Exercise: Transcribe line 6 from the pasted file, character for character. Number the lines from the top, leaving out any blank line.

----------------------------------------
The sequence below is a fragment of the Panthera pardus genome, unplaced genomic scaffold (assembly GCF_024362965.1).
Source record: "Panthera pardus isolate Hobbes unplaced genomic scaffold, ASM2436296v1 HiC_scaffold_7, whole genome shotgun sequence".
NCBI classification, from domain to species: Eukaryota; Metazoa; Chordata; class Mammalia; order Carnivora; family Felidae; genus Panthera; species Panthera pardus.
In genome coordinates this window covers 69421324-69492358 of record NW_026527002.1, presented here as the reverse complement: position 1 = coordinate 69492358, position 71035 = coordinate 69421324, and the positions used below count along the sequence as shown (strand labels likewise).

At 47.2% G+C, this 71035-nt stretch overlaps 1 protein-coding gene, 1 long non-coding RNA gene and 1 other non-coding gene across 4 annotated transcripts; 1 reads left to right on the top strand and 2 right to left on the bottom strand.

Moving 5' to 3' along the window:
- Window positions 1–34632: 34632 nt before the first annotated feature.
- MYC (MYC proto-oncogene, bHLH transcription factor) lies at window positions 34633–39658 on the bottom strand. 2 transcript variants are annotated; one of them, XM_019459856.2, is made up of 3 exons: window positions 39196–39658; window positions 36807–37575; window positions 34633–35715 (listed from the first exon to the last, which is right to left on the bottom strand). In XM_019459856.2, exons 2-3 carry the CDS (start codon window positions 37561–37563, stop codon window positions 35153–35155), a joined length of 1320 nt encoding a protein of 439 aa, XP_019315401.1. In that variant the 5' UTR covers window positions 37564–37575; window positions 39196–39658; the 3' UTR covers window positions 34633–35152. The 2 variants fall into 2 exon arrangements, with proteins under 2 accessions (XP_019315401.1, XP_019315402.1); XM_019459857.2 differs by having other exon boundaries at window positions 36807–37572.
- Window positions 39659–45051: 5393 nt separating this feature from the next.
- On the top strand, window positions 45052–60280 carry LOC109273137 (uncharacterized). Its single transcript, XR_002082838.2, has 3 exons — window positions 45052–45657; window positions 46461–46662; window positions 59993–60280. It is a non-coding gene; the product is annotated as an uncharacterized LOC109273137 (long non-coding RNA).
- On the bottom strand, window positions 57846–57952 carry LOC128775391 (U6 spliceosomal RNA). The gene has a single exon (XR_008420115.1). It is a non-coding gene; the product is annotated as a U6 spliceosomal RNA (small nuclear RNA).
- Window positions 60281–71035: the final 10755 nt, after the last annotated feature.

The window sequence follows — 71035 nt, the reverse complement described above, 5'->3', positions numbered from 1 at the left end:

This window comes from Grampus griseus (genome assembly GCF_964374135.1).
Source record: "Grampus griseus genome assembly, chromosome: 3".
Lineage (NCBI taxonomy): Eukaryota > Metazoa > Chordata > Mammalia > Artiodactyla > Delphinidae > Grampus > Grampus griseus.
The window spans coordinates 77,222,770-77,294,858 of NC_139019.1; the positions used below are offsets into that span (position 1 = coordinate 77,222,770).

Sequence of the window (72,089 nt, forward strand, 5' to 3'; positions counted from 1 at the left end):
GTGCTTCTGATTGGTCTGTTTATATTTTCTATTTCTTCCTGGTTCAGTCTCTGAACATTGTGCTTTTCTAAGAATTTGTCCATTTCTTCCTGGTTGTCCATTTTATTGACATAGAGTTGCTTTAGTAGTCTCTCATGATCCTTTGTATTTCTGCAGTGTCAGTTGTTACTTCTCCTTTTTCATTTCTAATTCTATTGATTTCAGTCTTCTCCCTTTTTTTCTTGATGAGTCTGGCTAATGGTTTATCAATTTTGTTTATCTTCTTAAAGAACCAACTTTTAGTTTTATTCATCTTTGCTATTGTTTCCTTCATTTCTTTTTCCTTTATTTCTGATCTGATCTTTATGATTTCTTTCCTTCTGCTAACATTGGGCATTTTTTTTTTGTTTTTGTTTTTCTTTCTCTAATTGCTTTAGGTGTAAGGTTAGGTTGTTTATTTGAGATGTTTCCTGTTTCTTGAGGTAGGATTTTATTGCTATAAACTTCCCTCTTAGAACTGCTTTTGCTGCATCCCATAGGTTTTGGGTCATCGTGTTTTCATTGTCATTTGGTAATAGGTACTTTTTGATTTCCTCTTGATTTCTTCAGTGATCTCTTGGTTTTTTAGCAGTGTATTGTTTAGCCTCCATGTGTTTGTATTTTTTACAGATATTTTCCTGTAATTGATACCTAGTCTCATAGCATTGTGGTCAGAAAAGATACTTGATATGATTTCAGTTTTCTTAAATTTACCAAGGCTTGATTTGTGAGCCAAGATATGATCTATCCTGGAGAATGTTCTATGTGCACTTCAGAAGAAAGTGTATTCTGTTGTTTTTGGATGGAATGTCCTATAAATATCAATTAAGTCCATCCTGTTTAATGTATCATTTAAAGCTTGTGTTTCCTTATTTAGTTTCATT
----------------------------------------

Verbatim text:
Moving 5' to 3' along the window: